Conditionality, coercion and other forms of power: International financial institutions in the Pacific

Peter Larmour

    Research output: Contribution to journalArticle

    Abstract

    Research on conditionality has cast doubt on its effectiveness. Nevertheless, international financial institutions have continued to apply policy conditions to loans to developing country governments. The article aims to contribute to the current debate about conditionality in two ways. Empirically, it introduces recent evidence from countries and institutions not included in earlier studies (the World Bank and the International Monetary Fund in Papua New Guinea, and the Asian Development Bank in the South Pacific). Conceptually, it introduces arguments from political science to extend our understanding of the power relationships involved. Some conditions have clearly been applied coercively, particularly on 'Green' issues. Donors have also controlled the agenda of negotiations. But more productive and disciplinary forms of power are shown to be at work in conditionality, as in other forms of aid.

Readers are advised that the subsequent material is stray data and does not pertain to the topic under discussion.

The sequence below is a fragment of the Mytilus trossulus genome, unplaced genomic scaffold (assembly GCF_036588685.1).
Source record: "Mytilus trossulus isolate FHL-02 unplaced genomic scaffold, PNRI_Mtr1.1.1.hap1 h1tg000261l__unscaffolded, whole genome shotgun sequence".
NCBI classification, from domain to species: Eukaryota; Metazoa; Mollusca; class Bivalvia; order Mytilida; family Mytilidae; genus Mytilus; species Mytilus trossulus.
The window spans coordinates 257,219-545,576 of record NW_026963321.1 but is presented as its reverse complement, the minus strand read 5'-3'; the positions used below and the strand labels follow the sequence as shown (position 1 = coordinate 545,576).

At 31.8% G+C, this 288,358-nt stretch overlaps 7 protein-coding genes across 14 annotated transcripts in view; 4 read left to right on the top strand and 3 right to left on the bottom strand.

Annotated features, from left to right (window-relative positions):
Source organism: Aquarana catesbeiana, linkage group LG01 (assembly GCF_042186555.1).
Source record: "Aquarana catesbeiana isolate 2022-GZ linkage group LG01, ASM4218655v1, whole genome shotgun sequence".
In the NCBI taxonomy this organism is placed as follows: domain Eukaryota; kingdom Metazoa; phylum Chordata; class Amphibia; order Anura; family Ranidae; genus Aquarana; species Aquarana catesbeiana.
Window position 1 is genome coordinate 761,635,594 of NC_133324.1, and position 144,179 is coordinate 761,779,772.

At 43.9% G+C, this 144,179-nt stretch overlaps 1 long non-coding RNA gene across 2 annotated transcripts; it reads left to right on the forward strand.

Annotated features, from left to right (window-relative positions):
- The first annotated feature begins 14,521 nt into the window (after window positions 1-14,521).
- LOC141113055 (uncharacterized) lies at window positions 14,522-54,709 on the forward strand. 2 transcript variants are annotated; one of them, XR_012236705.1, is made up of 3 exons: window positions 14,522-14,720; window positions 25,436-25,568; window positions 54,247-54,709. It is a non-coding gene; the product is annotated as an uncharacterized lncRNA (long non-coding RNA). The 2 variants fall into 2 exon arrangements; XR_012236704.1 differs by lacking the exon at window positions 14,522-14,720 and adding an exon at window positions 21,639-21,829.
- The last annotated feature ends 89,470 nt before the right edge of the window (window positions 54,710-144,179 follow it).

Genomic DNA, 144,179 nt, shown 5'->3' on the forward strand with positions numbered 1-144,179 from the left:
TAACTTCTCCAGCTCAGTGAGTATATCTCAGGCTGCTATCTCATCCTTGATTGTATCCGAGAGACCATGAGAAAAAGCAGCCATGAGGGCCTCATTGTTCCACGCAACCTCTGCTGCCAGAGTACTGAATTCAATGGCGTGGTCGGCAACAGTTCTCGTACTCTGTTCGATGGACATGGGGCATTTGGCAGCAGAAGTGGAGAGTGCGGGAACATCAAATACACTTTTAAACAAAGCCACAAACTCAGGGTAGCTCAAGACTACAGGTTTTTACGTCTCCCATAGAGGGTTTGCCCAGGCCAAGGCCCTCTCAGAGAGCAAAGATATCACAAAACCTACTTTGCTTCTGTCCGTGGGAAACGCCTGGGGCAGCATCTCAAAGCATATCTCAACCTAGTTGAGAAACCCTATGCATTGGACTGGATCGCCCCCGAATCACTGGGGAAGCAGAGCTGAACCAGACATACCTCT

Original languageEnglish
    Pages (from-to)249-260
    JournalPublic Administration and Development
    Volume22
    DOIs
    Publication statusPublished - 2002

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